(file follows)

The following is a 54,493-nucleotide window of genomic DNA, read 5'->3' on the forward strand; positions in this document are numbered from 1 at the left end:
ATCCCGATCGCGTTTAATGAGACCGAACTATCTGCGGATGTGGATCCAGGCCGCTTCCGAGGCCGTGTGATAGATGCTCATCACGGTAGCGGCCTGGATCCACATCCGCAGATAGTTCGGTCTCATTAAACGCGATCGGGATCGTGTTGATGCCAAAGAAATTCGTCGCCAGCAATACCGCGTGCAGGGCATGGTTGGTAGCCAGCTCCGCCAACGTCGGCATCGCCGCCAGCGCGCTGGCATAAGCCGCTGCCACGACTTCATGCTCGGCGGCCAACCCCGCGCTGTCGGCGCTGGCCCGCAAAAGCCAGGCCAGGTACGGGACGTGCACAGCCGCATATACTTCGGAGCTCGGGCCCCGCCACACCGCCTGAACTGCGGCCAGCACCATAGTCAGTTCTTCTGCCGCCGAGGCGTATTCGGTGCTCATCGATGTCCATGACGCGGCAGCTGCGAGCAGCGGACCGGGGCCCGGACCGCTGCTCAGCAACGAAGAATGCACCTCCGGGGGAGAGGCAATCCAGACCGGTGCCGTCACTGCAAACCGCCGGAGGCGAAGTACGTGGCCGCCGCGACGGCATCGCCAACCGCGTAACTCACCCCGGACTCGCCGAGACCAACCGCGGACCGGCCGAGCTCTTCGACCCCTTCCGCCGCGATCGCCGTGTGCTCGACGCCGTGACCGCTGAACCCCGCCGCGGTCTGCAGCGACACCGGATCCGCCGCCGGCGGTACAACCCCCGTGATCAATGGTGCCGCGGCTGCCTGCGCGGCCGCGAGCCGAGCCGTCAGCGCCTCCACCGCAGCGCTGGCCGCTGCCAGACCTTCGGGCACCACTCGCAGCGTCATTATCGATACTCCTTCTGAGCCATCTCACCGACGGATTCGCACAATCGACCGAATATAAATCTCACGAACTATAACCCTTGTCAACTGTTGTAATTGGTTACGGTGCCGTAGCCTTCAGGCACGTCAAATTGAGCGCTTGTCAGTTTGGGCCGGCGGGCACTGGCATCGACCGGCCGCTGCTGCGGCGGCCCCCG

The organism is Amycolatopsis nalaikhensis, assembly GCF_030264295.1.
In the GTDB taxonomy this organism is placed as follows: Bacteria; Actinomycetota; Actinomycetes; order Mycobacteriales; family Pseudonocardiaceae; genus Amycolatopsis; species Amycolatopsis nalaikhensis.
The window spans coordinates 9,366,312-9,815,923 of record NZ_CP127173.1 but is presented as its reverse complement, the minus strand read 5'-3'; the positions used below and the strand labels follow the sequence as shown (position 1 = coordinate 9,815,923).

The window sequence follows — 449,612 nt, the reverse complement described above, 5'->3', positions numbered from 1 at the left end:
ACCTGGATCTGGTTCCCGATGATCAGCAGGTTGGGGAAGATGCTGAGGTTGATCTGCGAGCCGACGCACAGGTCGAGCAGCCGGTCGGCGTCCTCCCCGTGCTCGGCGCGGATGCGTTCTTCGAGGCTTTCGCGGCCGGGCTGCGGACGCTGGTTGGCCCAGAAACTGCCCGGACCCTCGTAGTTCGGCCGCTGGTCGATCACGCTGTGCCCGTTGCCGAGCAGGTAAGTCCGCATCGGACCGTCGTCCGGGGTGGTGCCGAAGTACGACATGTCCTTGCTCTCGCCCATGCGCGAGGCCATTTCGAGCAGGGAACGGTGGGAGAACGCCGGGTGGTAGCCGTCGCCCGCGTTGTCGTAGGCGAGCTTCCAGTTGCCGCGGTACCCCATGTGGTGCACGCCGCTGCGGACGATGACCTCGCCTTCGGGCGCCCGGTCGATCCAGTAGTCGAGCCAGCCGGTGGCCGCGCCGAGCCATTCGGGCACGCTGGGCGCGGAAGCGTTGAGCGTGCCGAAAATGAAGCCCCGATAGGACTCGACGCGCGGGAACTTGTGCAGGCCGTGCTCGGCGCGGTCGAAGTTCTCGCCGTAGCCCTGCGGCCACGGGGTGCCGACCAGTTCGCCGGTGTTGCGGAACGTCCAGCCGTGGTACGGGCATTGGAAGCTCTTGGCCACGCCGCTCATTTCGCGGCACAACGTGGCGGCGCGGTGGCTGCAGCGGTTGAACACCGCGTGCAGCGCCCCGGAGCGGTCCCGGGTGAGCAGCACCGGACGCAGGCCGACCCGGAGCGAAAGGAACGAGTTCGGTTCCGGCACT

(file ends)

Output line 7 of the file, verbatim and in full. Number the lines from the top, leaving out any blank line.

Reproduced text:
ACCTGGATCTGGTTCCCGATGATCAGCAGGTTGGGGAAGATGCTGAGGTTGATCTGCGAGCCGACGCACAGGTCGAGCAGCCGGTCGGCGTCCTCCCCGTGCTCGGCGCGGATGCGTTCTTCGAGGCTTTCGCGGCCGGGCTGCGGACGCTGGTTGGCCCAGAAACTGCCCGGACCCTCGTAGTTCGGCCGCTGGTCGATCACGCTGTGCCCGTTGCCGAGCAGGTAAGTCCGCATCGGACCGTCGTCCGGGGTGGTGCCGAAGTACGACATGTCCTTGCTCTCGCCCATGCGCGAGGCCATTTCGAGCAGGGAACGGTGGGAGAACGCCGGGTGGTAGCCGTCGCCCGCGTTGTCGTAGGCGAGCTTCCAGTTGCCGCGGTACCCCATGTGGTGCACGCCGCTGCGGACGATGACCTCGCCTTCGGGCGCCCGGTCGATCCAGTAGTCGAGCCAGCCGGTGGCCGCGCCGAGCCATTCGGGCACGCTGGGCGCGGAAGCGTTGAGCGTGCCGAAAATGAAGCCCCGATAGGACTCGACGCGCGGGAACTTGTGCAGGCCGTGCTCGGCGCGGTCGAAGTTCTCGCCGTAGCCCTGCGGCCACGGGGTGCCGACCAGTTCGCCGGTGTTGCGGAACGTCCAGCCGTGGTACGGGCATTGGAAGCTCTTGGCCACGCCGCTCATTTCGCGGCACAACGTGGCGGCGCGGTGGCTGCAGCGGTTGAACACCGCGTGCAGCGCCCCGGAGCGGTCCCGGGTGAGCAGCACCGGACGCAGGCCGACCCGGAGCGAAAGGAACGAGTTCGGTTCCGGCACT